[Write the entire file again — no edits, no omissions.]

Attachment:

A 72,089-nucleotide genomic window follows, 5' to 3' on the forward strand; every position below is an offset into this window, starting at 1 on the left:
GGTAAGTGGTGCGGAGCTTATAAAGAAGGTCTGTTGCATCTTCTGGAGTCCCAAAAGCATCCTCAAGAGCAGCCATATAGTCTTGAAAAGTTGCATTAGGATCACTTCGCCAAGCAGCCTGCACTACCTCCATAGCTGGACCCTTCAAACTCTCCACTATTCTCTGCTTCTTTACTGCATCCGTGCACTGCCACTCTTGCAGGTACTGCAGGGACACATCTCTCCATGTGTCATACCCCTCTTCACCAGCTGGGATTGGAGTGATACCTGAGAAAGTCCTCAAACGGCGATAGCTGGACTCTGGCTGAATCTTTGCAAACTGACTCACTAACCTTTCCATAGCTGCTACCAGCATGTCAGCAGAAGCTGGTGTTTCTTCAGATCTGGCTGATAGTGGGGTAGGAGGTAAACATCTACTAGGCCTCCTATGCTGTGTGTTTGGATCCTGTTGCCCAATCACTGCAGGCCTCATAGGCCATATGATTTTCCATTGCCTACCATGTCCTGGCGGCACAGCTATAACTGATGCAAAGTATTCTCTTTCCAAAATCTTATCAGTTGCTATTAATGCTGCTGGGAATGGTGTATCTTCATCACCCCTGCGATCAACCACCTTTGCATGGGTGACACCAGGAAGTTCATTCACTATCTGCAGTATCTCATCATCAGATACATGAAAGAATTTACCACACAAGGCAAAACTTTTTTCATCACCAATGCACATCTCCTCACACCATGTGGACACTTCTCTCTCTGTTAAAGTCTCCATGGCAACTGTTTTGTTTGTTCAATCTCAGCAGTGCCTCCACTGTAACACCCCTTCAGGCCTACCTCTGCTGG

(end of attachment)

A 72,089-nucleotide genomic window follows, 5' to 3' on the forward strand; every position below is an offset into this window, starting at 1 on the left:
GGTAAGTGGTGCGGAGCTTATAAAGAAGGTCTGTTGCATCTTCTGGAGTCCCAAAAGCATCCTCAAGAGCAGCCATATAGTCTTGAAAAGTTGCATTAGGATCACTTCGCCAAGCAGCCTGCACTACCTCCATAGCTGGACCCTTCAAACTCTCCACTATTCTCTGCTTCTTTACTGCATCCGTGCACTGCCACTCTTGCAGGTACTGCAGGGACACATCTCTCCATGTGTCATACCCCTCTTCACCAGCTGGGATTGGAGTGATACCTGAGAAAGTCCTCAAACGGCGATAGCTGGACTCTGGCTGAATCTTTGCAAACTGACTCACTAACCTTTCCATAGCTGCTACCAGCATGTCAGCAGAAGCTGGTGTTTCTTCAGATCTGGCTGATAGTGGGGTAGGAGGTAAACATCTACTAGGCCTCCTATGCTGTGTGTTTGGATCCTGTTGCCCAATCACTGCAGGCCTCATAGGCCATATGATTTTCCATTGCCTACCATGTCCTGGCGGCACAGCTATAACTGATGCAAAGTATTCTCTTTCCAAAATCTTATCAGTTGCTATTAATGCTGCTGGGAATGGTGTATCTTCATCACCCCTGCGATCAACCACCTTTGCATGGGTGACACCAGGAAGTTCATTCACTATCTGCAGTATCTCATCATCAGATACATGAAAGAATTTACCACACAAGGCAAAACTTTTTTCATCACCAATGCACATCTCCTCACACCATGTGGACACTTCTCTCTCTGTTAAAGTCTCCATGGCAACTGTTTTGTTTGTTCAATCTCAGCAGTGCCTCCACTGTAACACCCCTTCAGGCCTACCTCTGCTGG